Angels Over Broadway
A shill, a dancer, and a playwright save an embezzler from suicide.
Hecht’s surreal joke was discarded by Variety but admired by Crowther, who didn’t get it.
A theatrical production in an anagram or rebus. The New York Times lent spice to the habitual incomprehension Hecht received.
Specter of the Rose
Like Powell & Pressburger in The Red Shoes, Hecht addresses himself to the tragedy of Nijinsky, who did not know perhaps that he was a symbol as much as anything else.
That is surely a tragic fate, there is something almost humorous in it, to be the specter in a girl’s dream of art, that is funny, almost.
To say the film was not understood is to say Hecht wrote and directed it (with Lee Garmes), he avenges himself upon the critics. “The indignation of fools is my favorite crown.”
Long before Wiseman, he discloses the secret. “You don’t dance for an audience, they just happen to be there watching you.”
Long before Antonioni, the true artist admires a portion of his work, “it’s nice there,” he says, indicating a passage.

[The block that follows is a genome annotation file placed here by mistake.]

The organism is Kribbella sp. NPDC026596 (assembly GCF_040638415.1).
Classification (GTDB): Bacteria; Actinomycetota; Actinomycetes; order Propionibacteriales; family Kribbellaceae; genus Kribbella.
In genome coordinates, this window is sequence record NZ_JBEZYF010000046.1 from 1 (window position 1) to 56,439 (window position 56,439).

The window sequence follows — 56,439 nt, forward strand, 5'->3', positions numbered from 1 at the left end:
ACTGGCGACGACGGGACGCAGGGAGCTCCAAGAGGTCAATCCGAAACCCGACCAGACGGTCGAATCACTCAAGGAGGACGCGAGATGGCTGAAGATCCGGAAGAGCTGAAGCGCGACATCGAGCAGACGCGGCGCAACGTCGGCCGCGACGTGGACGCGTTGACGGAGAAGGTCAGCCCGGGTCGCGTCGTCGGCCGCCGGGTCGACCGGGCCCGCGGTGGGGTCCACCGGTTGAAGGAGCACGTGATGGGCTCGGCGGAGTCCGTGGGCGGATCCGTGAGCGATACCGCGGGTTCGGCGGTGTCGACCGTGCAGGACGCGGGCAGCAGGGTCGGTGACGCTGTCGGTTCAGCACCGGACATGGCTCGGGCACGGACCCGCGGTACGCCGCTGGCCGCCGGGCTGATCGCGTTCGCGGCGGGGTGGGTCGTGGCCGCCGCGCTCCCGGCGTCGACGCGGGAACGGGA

A million insights and revelations, “the foxholes of art”.
The New York Times said it was “sheer pretentiousness” and damned Hitchcock by calling for something like Spellbound and Notorious at which “everyone else has a good time,” Halliwell’s Film Guide calls it “a rather hilarious bid for culture,” rather like Nijinsky in Boston.
Time Out Film Guide compares it to a different work altogether, Meyer’s Beyond the Valley of the Dolls.
Variety noted the extreme modesty of the budget, which is nowhere felt though Variety thought so.
Actors and Sin
The artist in New York and Hollywood.
She is a lioness of the theater, unfaithful to her playwright husband (“the youngest ex-genius Broadway has seen since Saroyan”), contemptuous of critics whether they praise her or not, her star dims and fades, she dies, etc.
“Actor’s Blood”, it’s in the veins or there is no understanding at all.
She is the writer of “a cinema masterpiece that will prove once and for all that Hollywood has come of age as a center of art.”
“Woman Of Sin” (A Woman of Sin is her first screenplay), Forman’s Amadeus and Kazan’s The Last Tycoon explain the mystery.
This was not understood by the New York Times (Bosley Crowther), nor by Variety.